Coffee Time

Matthias Wivel is here with a review of the giant Drawn and Quarterly 25th anniversary anthology:

Today, when you're ingesting the latest whirl of supremely controlled, cold-as-ice pages from Michael DeForge, or finding yourself having lost forty-five minutes cracking up knowingly while scrolling down Kate Beaton's Tumblr, it may hit you how strangely natural this feels. You might also look in the mirror and catch a fleck of gray hair, and then perhaps experience a residual sense of alienation.

Because, yes, it has been about twenty-five years since those heady days of comics suddenly—again—appearing like they were all promise. Yes, there had always been great comics and much ground had been broken in previous decades, but there was a crackle in the air in the early nineties. A sense, when you opened a new comic, not so much of a blank slate, but rather that those clear lines, those scruffy hatch marks were composed fractally of unrealized potential. At that moment, everything seemed (theoretically) possible. Precariously, but exhilaratingly so.

And yes, Chris Oliveros' Drawn and Quarterly was there, somewhere near the center of this breaking kaleidoscope. A fledgling publisher in hip Montréal, sufficiently shrewd—and lucky—to launch out with a handful of the finest cartoonists of their generation: Julie Doucet, Chester Brown, Seth, and Joe Matt. It may be obvious today, but the gauntlet they threw in the face of comics was radical at the time: a look at real life.

It did garner the publisher a reputation among reactionaries for publishing exclusively navel-gazing autobiography, which it took more than a decade to shake, but that was less due to any real predictability in their publishing line than it was to the shock of the new. Autobiography and other reality-based approaches to comics became the natural locus of the quiet explosion of tradition that was happening in comics.

Meanwhile, elsewhere:

—News. Yesterday, Janelle Asselin published a report on harassment and assault allegations against Dark Horse editor Scott Allie. In particular, writer Joe Harris stepped forward to claim Allie both groped him inappropriately and bit him at a party during this year's San Diego Comic-Con. An unnamed witness backed up his account. Allie has since issued an apology for his behavior. Dark Horse CEO Mike Richardson has also issued a statement on the situation.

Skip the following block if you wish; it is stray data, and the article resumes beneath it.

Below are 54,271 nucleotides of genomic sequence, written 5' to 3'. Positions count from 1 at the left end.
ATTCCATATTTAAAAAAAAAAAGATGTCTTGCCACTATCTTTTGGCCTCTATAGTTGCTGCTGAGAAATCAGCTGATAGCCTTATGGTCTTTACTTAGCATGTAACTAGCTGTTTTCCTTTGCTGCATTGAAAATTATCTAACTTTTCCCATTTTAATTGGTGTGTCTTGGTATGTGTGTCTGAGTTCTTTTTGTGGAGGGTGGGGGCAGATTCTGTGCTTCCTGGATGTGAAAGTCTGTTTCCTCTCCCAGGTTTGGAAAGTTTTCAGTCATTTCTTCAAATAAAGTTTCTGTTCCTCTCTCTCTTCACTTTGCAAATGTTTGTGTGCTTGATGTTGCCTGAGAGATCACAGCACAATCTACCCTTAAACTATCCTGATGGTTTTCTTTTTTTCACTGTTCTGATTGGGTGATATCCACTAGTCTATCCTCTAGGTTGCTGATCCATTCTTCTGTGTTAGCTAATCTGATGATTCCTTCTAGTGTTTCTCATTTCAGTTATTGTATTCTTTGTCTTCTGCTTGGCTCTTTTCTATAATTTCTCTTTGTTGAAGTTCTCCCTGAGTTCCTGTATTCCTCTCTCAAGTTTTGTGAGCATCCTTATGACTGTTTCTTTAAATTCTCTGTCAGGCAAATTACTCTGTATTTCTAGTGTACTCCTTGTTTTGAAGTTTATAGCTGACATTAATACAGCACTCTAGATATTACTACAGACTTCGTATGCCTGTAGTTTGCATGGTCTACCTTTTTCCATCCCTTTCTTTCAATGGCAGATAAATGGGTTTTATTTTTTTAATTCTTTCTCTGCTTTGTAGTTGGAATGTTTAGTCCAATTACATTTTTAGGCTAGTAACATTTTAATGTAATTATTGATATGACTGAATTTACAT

—Reviews & Commentary. Howard Chaykin, Gary Groth, Mike Catron, Larry Hama, and a bunch of other people discuss the work and legacy of Wally Wood.

Bart Croonenberghs writes about Philippe Druillet's 6 Voyages of Lone Sloane.

—Misc. The New York Times visits with Betty Tokar Jankovich, a onetime girlfriend of Bob Montana and apparent model for Betty from the Archie comics.



Today we have Annie Mok reviewing two new Michael DeForge books.

Transformations and power imbalances guide DeForge through Lose #7, the new issue of his one-person anthology comic; and Dressing, a collection of shorts and a successor to his 2013 collection Very Casual. Both come from DeForge’s regular publisher Koyama Press, and the crisp printing comes as a relief after the fuzzy image quality on DeForge’s Lose collectionA Body Beneath. Dressing sports textured cream paper in a pink hardcover, looking like an answer to DeForge’s precious salmon-colored D+Q book First Year Healthy. Its small size comes with the drawback of unnecessarily tiny text, but one story in the letter-sized Lose shares the same problem.

And elsewhere:

Jeet Heer has written a great article, with extensive new research, about Roy Crane's ties to the US military.

In a really smart and prescient movie move, The Lucas Museum has acquired the original art for R. Crumb's Genesis.

Comics related: The great cartoon-inflected painter Nicole Eisenman has been awarded a MacArthur "Genius" Grant. Here's a good interview with her.



Today, R.C. Harvey is here with an exhaustive report on this summer's Ted Rall/Los Angeles Times/LAPD controversy.